When I took a break from Facebook (again, because you know how we all do that sometimes), I thought it was in order to focus on my newlywed status and the important and exciting transitions in my “day” job at my pre-school. There is so much about my life that I wanted to be sure to catch, rather than record and share… experience, rather than post and discuss… I wanted to feel, rather than flaunt.

However, what I have done most over my break from social media is a little surprising. In addition to the celebrations and appreciation for new life… there is grief.

As readers of Enlightened-ish know, grief is one of the most powerful tools for awakening that exists within the human condition.

What I have been grieving is the loss of connection to the “other.” Even in marriage and the joining of two beautiful families, there is something that I have lacked and have yet to fully express as a loss – the loss of community.

I had recreated a sense of community through my Facebook connections and most people feel that how I shared and what I shared indicated a personal transparency that is rare and usually unexpected in the world of social media. What few people realized, including me, is that the reason I revealed so much of my personal life and thoughts in the social media setting is this – I selected online relationships that actually matter to me…

For years I thought they mattered because we shared similar stories or similar wounds – but with time passing and transitions underway in my professional and personal life, I see that I selected them and built up the relationships for one single reason: Community has power.

I know this – because it has been community at large, that has rejected me at every turn of my personal, social, and spiritual development, since I was a teenager.

Unfortunately mapping out a history of community rejection is like asking to relive our worst junior high memories. Nonetheless, part of my personal healing philosophy involves bringing to light those things we place in shameful caverns of the mind until they entomb a loneliness deeper still in the soul.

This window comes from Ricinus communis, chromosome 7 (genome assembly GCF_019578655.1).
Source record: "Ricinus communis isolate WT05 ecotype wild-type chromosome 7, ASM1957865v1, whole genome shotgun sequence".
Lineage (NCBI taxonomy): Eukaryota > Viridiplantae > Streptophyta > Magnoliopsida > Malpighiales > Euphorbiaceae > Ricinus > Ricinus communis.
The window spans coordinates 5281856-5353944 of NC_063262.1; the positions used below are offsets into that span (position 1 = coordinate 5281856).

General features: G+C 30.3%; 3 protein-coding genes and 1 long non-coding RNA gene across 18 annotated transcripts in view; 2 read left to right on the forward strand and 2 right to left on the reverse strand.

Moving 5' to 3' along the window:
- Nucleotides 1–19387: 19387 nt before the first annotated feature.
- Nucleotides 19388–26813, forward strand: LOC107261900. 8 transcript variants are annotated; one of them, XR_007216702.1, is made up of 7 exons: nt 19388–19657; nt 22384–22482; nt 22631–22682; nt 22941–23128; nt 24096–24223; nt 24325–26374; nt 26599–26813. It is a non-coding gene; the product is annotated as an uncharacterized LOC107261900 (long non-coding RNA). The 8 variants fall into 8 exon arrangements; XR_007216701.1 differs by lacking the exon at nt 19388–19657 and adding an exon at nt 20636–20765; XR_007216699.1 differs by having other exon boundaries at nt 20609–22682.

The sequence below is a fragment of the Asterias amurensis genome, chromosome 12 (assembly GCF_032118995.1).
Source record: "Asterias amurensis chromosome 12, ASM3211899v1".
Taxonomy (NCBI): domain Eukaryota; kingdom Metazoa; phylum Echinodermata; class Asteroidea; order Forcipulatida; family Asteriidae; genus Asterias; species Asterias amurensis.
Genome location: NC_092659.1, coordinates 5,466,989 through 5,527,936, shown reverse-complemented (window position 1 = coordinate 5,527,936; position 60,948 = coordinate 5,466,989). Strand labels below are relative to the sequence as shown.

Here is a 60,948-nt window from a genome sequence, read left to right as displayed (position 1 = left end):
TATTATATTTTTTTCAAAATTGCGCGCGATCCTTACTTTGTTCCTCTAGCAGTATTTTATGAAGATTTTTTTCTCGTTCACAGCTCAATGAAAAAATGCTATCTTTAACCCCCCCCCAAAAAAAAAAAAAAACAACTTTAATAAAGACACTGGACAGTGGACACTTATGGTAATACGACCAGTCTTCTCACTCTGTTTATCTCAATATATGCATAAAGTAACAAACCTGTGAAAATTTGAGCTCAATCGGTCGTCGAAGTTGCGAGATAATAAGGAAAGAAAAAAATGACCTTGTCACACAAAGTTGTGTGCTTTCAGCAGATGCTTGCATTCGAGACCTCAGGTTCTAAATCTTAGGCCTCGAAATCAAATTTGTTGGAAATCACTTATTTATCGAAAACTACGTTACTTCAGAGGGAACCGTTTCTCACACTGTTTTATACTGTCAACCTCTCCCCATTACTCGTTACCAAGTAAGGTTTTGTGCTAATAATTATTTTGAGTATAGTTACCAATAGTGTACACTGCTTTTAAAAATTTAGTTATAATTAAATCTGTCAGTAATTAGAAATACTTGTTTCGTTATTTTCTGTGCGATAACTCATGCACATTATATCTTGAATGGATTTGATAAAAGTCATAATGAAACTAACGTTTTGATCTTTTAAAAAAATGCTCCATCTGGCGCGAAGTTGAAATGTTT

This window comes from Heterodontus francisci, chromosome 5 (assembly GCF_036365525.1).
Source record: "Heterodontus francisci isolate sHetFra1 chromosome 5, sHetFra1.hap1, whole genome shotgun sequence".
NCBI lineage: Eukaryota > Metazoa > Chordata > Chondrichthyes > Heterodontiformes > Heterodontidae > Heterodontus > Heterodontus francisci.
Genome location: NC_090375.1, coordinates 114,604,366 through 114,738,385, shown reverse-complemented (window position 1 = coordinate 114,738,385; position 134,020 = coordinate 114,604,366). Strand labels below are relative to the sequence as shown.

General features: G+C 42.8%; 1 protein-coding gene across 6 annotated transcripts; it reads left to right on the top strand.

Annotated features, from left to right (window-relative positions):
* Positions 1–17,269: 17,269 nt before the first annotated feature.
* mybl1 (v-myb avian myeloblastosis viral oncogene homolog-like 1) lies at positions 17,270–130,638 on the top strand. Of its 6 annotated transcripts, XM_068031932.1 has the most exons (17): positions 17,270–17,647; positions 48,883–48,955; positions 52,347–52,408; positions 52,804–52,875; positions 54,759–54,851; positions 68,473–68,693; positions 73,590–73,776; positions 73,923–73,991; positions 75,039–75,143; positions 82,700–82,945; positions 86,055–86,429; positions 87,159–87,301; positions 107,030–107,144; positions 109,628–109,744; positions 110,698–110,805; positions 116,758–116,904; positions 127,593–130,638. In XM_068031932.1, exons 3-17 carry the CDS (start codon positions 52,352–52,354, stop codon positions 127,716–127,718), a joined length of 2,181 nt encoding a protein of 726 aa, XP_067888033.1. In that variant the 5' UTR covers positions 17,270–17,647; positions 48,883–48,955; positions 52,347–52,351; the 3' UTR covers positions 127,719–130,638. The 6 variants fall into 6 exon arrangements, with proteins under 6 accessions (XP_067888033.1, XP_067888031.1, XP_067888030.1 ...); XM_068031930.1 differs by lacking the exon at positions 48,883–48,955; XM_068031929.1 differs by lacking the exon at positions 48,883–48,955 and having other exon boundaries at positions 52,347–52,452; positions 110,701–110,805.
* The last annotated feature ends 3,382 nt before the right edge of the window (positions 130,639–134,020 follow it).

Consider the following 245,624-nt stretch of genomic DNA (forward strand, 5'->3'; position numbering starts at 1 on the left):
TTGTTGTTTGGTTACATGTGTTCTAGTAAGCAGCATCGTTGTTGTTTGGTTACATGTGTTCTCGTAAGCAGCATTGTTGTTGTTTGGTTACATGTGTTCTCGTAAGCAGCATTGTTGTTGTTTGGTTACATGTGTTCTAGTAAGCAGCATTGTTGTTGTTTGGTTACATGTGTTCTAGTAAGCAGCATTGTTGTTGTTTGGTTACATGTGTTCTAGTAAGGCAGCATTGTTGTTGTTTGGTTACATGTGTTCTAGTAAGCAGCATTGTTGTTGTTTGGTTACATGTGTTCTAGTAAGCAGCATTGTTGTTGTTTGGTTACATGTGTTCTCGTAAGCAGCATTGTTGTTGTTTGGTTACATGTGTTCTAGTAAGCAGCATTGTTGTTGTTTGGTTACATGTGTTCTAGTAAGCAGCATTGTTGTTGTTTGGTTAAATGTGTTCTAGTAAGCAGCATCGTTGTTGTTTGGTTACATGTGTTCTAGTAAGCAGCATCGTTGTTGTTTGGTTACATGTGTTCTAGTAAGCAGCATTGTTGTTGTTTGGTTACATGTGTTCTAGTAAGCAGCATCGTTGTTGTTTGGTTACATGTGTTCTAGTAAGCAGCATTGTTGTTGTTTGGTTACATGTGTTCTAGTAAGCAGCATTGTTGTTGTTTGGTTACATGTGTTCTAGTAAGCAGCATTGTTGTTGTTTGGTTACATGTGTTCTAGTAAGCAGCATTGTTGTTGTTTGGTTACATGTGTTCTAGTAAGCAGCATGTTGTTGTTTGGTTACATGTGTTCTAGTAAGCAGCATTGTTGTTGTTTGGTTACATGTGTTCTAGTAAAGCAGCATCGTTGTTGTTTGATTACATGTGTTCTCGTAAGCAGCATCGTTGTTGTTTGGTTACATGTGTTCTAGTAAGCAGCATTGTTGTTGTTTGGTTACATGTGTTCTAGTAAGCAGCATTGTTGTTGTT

So, let’s get out the map for a moment and relive the rejection… it will help us remember how the social intelligence of our human condition influences our psychological/emotional make-up, but also how there is a difference between individual rejection and collective rejection. The loneliness is the same, but the capacity to trust again is entirely and possibly permanently altered, if not damaged.

First, let’s keep in mind that rejection only hurts if it is connected to something that is loved.

So let’s talk about what I have loved…

My “first love,” in social community was drama club. Dearly and deeply, I loved drama club as a teenager. Beginning in 7th grade, I fell in love with all things associated with musicals and the magic of sound, script, set, and stage. In those early years of learning where I “fit in,” I found respite in the drama club. Over the years I was in My Fair Lady, Hello Dolly!, Annie, The King and I and finally, Into the Woods. As the “tenure” of my drama club experience unfolded, I became more comfortable in the backstage – lights, props, make-up, stage design, back-up chorus, a presence behind the presence that allowed for the stars to shine. I was more willing to be the dark cloth that allowed the audience to appreciate the diamond than lobby for the center of attention. In my senior year of high school, I was the Stage Manager for one of the most complicated musicals to bring to the stage – Into the Woods. If you know anything about the stage, or have seen the new movie remake of the show, you can imagine how it must be, with all those various scenes and lights, exchanging props, setting fog machines into action, ensuring drops accurately depict the scene at hand. The stage crew was nearly double the size of the cast – that was the perfect opportunity for me, an introvert, to shine – the Stage Manager of Into the Woods. Give me the head set and let’s do this thing!